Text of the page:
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Saturday, March 12, 2016

Base64 Photo Hosting, And Open Graph Code

Some blog owners make photos an important part of blog content.

When sharing a post to FaceBook, problems are seen with photo content. In some cases, this is because of how the photos were added into the post, when using Post Editor.

We've known about problems with photos installed using drag and drop, and post editor, for a few years. Drag and Drop photos, in some cases, are stored as "Base64" content - with the photo content hosted in the post, instead of Google Photos (or Picasa).

Photos added to posts in post editor, using "drag and drop", have been a problem for many years.

Base64 hosted photos make posts abnormally large.

Posts containing "Base64" encoded photos are abnormally large - and will cause problems with the index pages, and auto pagination. That is a nuisance - but just that.

With posts shared to social media, such as FaceBook and Twitter, photos hosted using Base64 become more than a nuisance. When normal posts are shared to FaceBook, OpenGraph code is used to identify key post content - such as a photo to accompany the shared post.

Open Graph code uses URLs to reference photos.

OG code uses HTML / XML tags, in template code - with a URL identifying a shared photo. A post that contains Base64 hosted photos won't have URLs identifying the photos - it will have the actual photo content.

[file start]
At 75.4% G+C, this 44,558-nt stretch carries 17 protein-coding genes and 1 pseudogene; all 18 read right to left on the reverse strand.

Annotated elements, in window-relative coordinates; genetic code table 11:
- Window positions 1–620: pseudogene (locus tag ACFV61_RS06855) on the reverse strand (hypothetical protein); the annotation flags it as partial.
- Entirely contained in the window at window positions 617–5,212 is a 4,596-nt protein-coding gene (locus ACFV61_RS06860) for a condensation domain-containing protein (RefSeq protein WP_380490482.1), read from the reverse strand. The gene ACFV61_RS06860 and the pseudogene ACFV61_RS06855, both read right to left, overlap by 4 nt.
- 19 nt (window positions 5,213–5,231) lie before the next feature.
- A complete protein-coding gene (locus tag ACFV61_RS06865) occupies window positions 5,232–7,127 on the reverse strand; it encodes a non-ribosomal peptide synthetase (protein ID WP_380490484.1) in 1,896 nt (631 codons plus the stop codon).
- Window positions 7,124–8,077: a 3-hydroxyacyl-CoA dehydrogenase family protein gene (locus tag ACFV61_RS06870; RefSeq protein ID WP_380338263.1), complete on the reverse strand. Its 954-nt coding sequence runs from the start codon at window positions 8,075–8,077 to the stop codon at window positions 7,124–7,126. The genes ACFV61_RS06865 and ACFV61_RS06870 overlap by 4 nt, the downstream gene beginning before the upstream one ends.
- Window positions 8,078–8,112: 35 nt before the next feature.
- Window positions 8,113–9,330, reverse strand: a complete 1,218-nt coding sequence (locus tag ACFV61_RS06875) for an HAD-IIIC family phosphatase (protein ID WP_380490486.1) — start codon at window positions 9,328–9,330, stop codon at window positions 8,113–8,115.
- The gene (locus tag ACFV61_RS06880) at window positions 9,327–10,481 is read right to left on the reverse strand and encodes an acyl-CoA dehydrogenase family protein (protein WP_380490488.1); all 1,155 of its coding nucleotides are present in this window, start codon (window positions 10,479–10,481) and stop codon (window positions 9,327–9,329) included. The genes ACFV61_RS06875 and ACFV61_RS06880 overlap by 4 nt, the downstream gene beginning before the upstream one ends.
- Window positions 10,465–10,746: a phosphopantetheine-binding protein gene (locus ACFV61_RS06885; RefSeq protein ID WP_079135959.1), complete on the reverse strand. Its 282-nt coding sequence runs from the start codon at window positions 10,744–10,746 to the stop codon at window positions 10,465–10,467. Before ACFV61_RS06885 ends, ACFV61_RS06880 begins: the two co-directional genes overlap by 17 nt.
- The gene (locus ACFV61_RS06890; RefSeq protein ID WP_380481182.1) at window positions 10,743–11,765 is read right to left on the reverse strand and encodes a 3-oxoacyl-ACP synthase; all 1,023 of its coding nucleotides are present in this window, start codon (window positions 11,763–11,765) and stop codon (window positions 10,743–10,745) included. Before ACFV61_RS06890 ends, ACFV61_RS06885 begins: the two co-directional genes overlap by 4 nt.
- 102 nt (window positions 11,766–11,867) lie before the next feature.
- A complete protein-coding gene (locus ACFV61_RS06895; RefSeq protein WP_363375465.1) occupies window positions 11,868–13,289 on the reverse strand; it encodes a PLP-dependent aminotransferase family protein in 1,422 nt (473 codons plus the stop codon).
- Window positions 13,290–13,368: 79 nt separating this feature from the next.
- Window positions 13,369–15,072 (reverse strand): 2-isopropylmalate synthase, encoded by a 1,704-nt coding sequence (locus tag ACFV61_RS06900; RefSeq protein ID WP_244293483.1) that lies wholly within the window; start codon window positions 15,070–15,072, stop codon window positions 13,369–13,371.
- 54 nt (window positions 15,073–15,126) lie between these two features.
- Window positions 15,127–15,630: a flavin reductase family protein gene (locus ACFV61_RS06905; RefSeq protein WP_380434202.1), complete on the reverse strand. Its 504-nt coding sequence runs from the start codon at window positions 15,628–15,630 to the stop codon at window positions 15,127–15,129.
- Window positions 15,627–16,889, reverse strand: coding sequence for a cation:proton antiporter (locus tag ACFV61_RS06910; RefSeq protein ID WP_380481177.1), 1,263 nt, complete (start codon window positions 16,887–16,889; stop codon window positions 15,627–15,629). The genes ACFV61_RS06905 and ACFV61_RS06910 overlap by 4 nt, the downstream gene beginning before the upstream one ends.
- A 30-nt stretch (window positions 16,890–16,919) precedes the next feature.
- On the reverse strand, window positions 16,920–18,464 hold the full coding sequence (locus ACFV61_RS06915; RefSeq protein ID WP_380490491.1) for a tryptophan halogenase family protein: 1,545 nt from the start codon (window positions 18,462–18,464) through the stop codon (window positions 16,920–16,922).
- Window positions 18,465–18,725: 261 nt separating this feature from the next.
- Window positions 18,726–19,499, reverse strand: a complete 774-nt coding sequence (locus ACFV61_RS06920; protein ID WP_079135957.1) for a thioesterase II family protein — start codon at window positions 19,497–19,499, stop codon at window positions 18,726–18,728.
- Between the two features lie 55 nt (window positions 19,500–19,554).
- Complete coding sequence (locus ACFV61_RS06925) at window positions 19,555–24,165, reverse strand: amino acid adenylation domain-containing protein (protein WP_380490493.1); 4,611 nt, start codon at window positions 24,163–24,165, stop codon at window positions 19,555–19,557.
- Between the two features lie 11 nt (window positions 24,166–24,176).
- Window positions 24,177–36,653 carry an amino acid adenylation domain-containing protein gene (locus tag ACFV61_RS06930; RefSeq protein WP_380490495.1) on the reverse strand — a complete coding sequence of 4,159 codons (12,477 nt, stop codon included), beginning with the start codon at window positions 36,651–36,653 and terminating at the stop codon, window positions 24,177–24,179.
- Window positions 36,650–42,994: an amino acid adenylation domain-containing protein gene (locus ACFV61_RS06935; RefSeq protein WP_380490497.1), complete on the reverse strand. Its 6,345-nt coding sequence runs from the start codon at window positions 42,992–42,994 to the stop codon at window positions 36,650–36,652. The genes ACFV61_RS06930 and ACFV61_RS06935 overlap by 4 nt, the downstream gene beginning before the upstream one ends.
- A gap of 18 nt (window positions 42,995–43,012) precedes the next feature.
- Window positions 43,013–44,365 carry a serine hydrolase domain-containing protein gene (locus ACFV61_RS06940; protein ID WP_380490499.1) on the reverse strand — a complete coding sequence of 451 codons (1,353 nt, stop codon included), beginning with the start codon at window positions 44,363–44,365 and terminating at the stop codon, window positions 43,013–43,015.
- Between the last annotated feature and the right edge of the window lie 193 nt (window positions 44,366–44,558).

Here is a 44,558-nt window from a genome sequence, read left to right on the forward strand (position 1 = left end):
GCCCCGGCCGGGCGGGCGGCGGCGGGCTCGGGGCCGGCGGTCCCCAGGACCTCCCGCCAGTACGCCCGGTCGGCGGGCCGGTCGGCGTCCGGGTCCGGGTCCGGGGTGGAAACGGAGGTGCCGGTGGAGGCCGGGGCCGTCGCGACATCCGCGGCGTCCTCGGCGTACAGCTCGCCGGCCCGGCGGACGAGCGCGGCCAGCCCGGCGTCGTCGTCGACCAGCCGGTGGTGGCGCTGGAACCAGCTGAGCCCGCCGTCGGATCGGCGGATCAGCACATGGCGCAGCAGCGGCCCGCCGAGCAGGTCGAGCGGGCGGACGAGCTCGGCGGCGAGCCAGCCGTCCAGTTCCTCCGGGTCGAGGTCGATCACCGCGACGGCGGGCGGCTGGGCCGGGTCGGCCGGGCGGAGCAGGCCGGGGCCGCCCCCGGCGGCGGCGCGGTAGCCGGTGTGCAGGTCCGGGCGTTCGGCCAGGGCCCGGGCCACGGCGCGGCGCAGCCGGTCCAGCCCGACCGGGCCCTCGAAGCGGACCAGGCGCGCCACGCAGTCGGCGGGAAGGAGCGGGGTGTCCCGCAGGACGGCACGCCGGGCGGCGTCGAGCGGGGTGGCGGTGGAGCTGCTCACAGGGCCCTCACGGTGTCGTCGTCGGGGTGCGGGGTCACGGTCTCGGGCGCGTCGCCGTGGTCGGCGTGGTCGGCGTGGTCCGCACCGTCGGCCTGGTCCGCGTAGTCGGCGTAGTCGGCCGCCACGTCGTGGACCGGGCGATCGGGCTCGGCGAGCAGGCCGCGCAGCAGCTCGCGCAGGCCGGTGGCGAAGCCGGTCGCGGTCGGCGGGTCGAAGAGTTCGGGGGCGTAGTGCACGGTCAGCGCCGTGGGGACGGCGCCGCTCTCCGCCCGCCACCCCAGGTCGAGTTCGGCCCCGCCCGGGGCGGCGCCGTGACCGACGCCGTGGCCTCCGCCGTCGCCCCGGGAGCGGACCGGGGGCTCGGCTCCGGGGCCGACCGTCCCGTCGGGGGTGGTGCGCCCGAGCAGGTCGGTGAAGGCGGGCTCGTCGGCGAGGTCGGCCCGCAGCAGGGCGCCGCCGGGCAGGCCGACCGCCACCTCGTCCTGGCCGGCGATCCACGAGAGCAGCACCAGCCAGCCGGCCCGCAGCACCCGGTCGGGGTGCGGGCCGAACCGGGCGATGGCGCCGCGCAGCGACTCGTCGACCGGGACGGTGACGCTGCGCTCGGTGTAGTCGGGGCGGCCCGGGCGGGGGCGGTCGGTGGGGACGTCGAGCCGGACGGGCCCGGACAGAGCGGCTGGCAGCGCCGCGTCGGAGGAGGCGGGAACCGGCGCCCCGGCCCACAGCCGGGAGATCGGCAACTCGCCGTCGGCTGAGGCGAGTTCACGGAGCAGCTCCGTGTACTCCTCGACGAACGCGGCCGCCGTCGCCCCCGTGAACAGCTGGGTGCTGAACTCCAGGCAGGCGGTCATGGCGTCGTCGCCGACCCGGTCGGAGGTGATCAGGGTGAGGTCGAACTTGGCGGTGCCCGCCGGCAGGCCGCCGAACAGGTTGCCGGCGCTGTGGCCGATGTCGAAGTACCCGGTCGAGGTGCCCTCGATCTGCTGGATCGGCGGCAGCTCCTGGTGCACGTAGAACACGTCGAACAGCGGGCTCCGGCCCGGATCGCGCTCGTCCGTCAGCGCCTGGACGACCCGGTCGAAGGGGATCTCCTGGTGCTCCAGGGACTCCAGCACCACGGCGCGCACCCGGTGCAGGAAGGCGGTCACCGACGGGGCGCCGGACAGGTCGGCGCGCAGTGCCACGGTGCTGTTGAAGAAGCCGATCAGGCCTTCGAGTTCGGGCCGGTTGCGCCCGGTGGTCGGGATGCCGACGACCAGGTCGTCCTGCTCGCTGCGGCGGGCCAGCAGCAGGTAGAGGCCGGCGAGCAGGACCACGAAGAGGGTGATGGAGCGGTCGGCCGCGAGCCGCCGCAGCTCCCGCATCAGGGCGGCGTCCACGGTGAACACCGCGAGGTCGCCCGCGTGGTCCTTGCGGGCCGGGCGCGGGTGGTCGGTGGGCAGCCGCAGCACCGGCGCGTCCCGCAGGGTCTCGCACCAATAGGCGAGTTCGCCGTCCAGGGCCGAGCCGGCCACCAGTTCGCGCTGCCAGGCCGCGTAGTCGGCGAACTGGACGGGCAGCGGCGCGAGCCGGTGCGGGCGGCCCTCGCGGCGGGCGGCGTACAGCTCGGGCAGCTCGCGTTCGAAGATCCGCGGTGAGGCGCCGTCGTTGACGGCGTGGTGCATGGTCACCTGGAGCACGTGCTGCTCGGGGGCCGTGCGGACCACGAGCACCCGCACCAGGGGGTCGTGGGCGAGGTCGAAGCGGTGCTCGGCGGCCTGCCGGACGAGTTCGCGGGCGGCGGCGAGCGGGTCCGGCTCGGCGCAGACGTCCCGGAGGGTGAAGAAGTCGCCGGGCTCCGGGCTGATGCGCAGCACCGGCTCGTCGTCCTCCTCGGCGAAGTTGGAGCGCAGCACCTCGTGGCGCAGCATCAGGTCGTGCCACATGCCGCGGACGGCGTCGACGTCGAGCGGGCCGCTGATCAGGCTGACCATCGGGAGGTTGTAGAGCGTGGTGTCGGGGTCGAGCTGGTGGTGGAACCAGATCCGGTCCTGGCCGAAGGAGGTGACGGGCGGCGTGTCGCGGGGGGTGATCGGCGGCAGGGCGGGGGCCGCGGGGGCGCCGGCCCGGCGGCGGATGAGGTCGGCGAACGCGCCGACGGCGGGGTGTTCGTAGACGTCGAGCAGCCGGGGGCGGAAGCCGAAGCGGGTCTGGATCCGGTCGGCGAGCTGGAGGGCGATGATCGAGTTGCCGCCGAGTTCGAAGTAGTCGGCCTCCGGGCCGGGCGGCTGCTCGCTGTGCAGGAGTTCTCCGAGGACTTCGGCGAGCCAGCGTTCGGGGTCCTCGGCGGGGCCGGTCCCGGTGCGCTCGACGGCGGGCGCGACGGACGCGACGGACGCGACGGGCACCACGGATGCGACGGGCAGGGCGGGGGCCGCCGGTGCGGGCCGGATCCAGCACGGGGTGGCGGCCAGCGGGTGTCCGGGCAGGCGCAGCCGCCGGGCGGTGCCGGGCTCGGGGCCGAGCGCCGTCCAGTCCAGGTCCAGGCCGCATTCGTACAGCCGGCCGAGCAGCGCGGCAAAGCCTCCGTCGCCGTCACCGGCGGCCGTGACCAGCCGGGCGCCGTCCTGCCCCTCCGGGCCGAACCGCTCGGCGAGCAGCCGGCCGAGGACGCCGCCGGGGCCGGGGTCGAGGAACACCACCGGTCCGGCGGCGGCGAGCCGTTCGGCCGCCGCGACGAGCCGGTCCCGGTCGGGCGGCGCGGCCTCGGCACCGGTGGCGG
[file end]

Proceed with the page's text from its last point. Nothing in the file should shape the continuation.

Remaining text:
This photo was installed, using drag and drop. Interestingly enough, it is not Base64. It is possible that Blogger no longer uses Base64 encoding - which would explain why the problem with OG code is rather irregular.

When shared to FaceBook, the photo must be converted to normal Google Photo hosted content, so it can be shared using a URL - as normal photos are shared, using OG code. If shared using Base64 content (if OG were to support Base64), the post, again, becomes abnormally large.

Base64 hosted photos simply present one more complication, when sharing posts to FaceBook, Twitter, and other social services.



Some blog owners publish posts that contain photos added using drag and drop. Some drag and drop installs result in Base64 hosted photos - which must be converted to Google Photos hosted content, when shared to FaceBook or Twitter.

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